4. Stake M, Singh D, Singh G, Hernandez JM, Kaddis R, Parent LJ, Boris-Lawrie K (2015) HIV-1 and two avian retroviral 5’ untranslated regions bind orthologous human and chicken RNA binding proteins. Virology. NIHMS ID: 709312 (In Press)

    Google Scholar 

  5. Leblanc J, Weil J, Beemon K (2013) Posttranscriptional regulation of retroviral gene expression: primary RNA transcripts play three roles as pre-mRNA, mRNA, and genomic RNA. Wiley Interdiscip Rev RNA 4:567–580

    CAS  CrossRef  PubMed  Google Scholar 

  6. Butsch M, Boris-Lawrie K (2002) Destiny of unspliced retroviral RNA: ribosome and/or virion? J Virol 76:3089–3094

    CAS  CrossRef  PubMed  PubMed Central  Google Scholar 

  7. Wei P, Garber ME, Fang SM, Fischer WH, Jones KA (1998) A novel CDK9-associated C-type cyclin interacts directly with HIV-1 Tat and mediates its high-affinity, loop-specific binding to TAR RNA. Cell 92:451–462

    CAS  CrossRef  PubMed  Google Scholar 

  8. Bell NM, Kenyon JC, Balasubramanian S, Lever AM (2012) Comparative structural effects of HIV-1 Gag and nucleocapsid proteins in binding to and unwinding of the viral RNA packaging signal. Biochemistry 51:3162–3169

    CAS  CrossRef  PubMed  Google Scholar 

  9. Amarasinghe GK, Zhou J, Miskimon M, Chancellor KJ, McDonald JA, Matthews AG, Miller RR, Rouse MD, Summers MF (2001) Stem-loop SL4 of the HIV-1 psi RNA packaging signal exhibits weak affinity for the nucleocapsid protein, structural studies and implications for genome recognition. J Mol Biol 314:961–970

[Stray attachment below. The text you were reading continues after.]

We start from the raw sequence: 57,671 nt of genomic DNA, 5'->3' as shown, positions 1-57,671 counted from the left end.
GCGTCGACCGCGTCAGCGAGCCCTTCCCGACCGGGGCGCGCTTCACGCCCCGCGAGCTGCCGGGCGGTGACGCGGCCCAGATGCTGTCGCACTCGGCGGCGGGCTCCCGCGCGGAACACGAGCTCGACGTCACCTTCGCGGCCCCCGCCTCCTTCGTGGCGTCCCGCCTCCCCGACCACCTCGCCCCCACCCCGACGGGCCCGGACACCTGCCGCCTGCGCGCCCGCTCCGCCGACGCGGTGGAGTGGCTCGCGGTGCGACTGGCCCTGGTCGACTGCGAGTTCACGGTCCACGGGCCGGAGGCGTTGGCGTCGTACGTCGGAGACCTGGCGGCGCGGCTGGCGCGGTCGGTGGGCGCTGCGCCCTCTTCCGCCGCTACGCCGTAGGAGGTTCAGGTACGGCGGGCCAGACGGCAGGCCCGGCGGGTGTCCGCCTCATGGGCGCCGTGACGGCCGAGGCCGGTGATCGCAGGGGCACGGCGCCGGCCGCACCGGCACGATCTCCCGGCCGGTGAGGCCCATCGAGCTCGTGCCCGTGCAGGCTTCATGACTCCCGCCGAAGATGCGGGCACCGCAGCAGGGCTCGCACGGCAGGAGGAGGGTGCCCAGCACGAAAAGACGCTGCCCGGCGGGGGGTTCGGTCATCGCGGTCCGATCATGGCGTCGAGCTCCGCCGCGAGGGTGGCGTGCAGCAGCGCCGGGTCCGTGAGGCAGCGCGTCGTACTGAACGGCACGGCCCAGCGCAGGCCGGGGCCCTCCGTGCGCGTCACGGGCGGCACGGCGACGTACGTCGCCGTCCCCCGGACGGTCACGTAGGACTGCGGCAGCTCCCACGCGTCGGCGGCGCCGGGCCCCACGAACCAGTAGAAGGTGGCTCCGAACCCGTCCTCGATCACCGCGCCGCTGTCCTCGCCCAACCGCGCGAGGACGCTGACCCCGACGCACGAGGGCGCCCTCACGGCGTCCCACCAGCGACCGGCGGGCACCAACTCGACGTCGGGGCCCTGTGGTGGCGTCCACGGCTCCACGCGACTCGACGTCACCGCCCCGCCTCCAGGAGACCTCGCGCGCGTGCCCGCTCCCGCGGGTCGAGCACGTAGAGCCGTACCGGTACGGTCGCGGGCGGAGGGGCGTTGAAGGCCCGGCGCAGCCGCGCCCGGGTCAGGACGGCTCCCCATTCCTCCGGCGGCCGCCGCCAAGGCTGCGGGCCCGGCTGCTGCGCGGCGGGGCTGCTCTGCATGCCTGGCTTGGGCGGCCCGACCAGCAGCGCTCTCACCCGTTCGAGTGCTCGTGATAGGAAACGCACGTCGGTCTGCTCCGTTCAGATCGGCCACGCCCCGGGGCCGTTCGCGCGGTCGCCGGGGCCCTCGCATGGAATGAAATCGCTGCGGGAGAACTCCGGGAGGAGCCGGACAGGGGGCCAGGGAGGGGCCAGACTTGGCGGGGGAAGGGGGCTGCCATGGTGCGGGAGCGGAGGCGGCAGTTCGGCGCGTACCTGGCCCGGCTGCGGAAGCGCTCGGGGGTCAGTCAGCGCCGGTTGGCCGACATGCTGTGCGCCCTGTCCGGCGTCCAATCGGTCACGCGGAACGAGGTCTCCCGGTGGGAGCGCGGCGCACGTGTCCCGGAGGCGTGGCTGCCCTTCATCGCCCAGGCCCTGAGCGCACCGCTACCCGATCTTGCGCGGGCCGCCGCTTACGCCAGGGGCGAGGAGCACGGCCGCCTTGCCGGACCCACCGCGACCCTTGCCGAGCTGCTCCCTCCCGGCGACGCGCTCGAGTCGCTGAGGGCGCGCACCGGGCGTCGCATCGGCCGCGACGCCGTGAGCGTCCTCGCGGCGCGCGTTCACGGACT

CAS  CrossRef  PubMed  Google Scholar 

  10. Purcell DF, Martin MA (1993) Alternative splicing of human immunodeficiency virus type 1 mRNA modulates viral protein expression, replication, and infectivity. J Virol 67:6365–6378

    CAS  PubMed  PubMed Central  Google Scholar 

  11. Sharma A, Yilmaz A, Marsh K, Cochrane A, Boris-Lawrie K (2012) Thriving under stress: selective translation of HIV-1 structural protein mRNA during Vpr-mediated impairment of eIF4E translation activity. PLoS Pathog. doi:10.1371/journal.ppat.1002612

    Google Scholar 

Download references

Acknowledgements

This work was supported by the National Institutes of Health’s National Cancer Institute RO1CA10888 and National Institutes of General Medical Sciences P30CA740300.

Author information

Authors and Affiliations

Authors

Corresponding author

Correspondence to Kathleen Boris-Lawrie .

Editor information

Editors and Affiliations

Rights and permissions

Reprints and Permissions

Copyright information

© 2016 Springer Science+Business Media New York

About this protocol

Cite this protocol

Singh, D., Boeras, I., Singh, G., Boris-Lawrie, K. (2016). Isolation of Cognate Cellular and Viral Ribonucleoprotein Complexes of HIV-1 RNA Applicable to Proteomic Discovery and Molecular Investigations. In: Prasad, V., Kalpana, G. (eds) HIV Protocols. Methods in Molecular Biology, vol 1354. Humana Press, New York, NY. https://doi.org/10.1007/978-1-4939-3046-3_9

Download citation

  • DOI: https://doi.org/10.1007/978-1-4939-3046-3_9

  • Publisher Name: Humana Press, New York, NY

  • Print ISBN: 978-1-4939-3045-6

  • Online ISBN: 978-1-4939-3046-3

  • eBook Packages: Springer Protocols